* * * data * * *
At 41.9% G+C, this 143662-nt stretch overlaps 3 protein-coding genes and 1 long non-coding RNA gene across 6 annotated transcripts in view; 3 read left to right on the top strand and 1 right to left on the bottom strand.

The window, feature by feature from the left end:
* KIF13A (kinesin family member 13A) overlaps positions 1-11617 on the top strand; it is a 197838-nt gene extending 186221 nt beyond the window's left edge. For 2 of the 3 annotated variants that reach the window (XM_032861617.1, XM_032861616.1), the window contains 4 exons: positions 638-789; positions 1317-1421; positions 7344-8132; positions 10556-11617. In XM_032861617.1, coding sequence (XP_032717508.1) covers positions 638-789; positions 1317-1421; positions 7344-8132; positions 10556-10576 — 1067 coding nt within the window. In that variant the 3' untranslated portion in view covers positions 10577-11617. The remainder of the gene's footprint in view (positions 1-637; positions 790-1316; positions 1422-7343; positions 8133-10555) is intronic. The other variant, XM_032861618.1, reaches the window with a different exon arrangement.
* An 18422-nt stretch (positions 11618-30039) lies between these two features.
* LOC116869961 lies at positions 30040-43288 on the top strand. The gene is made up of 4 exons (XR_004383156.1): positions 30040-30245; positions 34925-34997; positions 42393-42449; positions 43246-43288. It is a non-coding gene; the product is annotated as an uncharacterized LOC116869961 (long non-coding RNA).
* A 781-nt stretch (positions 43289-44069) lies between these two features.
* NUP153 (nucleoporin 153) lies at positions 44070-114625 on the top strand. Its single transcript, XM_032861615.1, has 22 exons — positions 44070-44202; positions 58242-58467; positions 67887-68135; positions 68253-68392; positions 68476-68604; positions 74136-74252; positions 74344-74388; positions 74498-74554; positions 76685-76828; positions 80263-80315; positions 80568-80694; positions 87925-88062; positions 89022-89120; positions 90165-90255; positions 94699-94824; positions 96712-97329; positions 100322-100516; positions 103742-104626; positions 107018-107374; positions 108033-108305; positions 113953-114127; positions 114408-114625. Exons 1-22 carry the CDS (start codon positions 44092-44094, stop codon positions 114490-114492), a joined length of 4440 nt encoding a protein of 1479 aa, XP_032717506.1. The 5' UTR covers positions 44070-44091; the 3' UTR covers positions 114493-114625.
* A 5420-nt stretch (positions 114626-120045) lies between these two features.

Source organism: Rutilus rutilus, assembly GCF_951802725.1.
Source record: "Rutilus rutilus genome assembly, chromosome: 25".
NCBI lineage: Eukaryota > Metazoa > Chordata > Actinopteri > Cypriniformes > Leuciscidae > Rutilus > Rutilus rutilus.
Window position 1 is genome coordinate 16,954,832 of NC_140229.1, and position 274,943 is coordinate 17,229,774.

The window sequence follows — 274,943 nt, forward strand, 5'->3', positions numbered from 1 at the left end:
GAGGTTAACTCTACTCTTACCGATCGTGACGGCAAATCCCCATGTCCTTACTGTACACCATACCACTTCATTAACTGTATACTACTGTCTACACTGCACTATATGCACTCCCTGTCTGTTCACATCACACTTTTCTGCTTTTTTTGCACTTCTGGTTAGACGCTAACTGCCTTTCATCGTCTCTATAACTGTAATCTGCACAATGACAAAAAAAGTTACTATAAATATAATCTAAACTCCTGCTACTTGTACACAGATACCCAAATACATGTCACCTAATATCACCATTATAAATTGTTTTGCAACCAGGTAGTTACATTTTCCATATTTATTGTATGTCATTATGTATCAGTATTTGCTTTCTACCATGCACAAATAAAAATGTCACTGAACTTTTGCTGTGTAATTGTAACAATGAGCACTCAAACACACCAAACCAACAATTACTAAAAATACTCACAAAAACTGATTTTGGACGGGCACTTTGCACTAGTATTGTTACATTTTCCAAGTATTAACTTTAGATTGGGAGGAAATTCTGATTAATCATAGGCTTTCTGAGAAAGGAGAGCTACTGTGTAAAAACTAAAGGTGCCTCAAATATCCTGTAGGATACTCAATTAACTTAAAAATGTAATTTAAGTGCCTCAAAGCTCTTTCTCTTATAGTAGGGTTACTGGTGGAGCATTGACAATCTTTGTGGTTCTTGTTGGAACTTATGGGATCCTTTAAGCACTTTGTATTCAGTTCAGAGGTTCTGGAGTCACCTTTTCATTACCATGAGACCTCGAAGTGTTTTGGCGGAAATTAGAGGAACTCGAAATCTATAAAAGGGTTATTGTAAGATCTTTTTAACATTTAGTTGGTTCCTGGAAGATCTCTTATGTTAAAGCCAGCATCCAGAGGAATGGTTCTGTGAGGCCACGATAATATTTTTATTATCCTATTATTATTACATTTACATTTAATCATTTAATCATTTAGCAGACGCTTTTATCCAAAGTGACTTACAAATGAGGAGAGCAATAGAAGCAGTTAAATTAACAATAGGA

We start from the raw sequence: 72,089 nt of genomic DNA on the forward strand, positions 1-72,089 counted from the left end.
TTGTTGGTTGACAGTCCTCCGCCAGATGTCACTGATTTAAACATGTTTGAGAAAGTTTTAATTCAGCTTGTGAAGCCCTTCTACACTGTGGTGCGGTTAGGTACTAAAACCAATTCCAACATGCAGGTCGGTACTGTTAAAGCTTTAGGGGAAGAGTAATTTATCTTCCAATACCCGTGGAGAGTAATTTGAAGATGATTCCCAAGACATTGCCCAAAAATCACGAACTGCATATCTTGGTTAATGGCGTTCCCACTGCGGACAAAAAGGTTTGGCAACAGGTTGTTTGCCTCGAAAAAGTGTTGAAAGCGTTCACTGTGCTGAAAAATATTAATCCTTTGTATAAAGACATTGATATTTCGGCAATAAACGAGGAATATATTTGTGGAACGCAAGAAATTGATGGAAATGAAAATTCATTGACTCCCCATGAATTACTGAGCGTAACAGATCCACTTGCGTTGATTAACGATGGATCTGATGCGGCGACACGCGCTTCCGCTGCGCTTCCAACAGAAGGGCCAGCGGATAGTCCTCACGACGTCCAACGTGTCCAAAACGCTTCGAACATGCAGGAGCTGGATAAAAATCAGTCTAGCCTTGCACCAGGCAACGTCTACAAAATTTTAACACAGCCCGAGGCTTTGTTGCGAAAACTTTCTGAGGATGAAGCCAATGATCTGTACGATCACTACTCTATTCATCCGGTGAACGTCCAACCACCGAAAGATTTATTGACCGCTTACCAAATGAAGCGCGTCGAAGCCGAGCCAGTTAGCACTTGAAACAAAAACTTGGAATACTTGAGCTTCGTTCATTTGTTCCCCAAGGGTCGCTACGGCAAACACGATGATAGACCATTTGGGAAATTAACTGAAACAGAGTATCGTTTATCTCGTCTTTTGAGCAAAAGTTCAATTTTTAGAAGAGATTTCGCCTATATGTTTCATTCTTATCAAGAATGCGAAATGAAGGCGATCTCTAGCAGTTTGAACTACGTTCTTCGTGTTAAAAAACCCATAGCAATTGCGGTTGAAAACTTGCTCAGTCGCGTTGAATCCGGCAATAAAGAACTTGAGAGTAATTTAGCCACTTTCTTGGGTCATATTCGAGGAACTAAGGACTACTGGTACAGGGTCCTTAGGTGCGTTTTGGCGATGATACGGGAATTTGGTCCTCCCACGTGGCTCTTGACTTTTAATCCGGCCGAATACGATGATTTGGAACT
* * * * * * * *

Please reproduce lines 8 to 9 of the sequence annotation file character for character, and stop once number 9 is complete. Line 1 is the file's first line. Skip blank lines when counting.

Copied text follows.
* A 5420-nt stretch (positions 114626-120045) lies between these two features.

Source organism: Rutilus rutilus, assembly GCF_951802725.1.